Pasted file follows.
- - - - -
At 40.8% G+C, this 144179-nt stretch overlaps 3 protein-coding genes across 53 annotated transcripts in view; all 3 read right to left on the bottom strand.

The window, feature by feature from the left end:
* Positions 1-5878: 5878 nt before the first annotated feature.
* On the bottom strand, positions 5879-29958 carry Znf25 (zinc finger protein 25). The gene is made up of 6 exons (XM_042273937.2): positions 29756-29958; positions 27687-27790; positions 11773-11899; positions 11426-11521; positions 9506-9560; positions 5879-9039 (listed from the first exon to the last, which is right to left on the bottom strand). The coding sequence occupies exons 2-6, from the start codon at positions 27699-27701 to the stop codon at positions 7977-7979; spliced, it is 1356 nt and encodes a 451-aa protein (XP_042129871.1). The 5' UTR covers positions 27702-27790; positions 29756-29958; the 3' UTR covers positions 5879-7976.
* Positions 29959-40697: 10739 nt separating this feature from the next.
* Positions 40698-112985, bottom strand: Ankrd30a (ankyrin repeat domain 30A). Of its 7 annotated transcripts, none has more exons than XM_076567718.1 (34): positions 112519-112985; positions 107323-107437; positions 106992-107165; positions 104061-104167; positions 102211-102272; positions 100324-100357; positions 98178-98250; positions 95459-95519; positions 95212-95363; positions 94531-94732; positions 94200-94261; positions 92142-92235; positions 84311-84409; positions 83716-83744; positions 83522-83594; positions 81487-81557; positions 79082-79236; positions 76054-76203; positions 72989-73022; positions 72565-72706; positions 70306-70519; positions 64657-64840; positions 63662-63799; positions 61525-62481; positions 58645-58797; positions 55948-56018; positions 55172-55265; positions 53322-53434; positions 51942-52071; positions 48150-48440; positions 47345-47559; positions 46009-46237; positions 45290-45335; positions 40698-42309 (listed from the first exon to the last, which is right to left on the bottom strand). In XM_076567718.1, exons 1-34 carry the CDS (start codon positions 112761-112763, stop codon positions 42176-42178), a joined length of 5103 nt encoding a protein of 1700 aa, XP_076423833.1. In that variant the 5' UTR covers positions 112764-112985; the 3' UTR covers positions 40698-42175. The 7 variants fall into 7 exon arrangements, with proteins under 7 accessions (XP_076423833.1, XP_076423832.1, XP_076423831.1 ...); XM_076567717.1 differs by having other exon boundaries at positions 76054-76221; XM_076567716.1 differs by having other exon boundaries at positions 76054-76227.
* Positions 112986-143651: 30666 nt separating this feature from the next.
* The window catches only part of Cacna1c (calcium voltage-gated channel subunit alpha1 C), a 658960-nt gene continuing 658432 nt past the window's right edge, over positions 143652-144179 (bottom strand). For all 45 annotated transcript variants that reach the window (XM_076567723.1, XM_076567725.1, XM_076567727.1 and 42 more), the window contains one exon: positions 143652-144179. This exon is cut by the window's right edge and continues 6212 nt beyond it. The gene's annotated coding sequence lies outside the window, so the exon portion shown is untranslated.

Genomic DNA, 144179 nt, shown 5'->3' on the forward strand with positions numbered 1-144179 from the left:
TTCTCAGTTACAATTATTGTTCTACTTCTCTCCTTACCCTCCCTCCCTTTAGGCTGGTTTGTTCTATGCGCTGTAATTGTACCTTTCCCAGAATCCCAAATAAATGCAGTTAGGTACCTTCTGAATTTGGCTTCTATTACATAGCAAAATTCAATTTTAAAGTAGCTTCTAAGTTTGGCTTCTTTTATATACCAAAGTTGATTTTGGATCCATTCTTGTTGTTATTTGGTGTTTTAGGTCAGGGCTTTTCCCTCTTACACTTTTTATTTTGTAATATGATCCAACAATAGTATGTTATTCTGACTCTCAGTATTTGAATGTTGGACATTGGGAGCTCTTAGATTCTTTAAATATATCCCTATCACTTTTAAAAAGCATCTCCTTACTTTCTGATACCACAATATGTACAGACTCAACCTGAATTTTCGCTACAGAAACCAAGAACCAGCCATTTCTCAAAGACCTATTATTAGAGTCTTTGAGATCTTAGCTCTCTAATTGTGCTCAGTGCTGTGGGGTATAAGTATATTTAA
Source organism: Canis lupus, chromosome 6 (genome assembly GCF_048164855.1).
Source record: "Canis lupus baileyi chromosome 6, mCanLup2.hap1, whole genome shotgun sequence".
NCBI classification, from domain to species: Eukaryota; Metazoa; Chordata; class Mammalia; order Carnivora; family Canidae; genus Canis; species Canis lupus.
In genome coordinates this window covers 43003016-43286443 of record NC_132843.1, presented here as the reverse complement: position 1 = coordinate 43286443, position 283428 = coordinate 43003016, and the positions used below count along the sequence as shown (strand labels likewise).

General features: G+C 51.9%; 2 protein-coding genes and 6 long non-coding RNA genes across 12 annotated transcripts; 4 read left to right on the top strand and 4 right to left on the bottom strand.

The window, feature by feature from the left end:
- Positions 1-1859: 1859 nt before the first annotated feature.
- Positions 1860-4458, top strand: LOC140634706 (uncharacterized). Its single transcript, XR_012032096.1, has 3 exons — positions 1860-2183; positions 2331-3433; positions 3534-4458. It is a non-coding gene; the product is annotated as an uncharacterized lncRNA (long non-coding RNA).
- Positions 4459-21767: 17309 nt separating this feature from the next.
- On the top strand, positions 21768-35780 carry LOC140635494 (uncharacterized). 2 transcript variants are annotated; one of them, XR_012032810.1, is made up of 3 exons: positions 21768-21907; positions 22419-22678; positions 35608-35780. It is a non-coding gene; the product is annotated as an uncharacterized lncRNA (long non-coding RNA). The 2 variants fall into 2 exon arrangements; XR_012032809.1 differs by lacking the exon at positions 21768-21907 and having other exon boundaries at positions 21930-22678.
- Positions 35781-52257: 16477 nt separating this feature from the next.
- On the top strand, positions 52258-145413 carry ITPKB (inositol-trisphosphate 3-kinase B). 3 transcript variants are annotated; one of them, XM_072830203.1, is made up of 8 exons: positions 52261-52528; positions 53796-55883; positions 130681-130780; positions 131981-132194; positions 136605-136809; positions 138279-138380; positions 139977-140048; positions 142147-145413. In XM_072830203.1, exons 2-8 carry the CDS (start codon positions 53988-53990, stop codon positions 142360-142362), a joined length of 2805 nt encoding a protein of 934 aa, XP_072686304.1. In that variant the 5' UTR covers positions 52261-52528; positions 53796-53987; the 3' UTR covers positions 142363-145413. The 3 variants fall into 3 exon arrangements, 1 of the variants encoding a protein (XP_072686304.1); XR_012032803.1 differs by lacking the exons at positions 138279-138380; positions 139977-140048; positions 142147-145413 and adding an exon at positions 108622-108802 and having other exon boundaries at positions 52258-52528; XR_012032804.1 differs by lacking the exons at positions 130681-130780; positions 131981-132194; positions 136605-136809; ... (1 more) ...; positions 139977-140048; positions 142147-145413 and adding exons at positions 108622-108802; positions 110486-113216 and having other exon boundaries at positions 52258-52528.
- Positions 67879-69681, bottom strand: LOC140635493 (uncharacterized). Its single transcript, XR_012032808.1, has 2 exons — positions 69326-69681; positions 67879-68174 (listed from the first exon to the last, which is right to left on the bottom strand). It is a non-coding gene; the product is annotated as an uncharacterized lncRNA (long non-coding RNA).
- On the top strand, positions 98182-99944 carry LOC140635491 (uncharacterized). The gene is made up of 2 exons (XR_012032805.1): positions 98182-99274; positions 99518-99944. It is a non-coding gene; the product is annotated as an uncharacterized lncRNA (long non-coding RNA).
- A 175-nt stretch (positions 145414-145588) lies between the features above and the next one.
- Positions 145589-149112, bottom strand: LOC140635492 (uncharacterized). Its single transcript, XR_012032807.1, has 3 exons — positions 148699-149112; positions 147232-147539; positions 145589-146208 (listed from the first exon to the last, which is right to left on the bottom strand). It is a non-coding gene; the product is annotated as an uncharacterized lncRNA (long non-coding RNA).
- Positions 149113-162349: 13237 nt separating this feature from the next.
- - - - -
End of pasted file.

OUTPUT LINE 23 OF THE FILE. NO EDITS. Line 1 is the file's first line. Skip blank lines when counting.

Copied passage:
- Positions 67879-69681, bottom strand: LOC140635493 (uncharacterized). Its single transcript, XR_012032808.1, has 2 exons — positions 69326-69681; positions 67879-68174 (listed from the first exon to the last, which is right to left on the bottom strand). It is a non-coding gene; the product is annotated as an uncharacterized lncRNA (long non-coding RNA).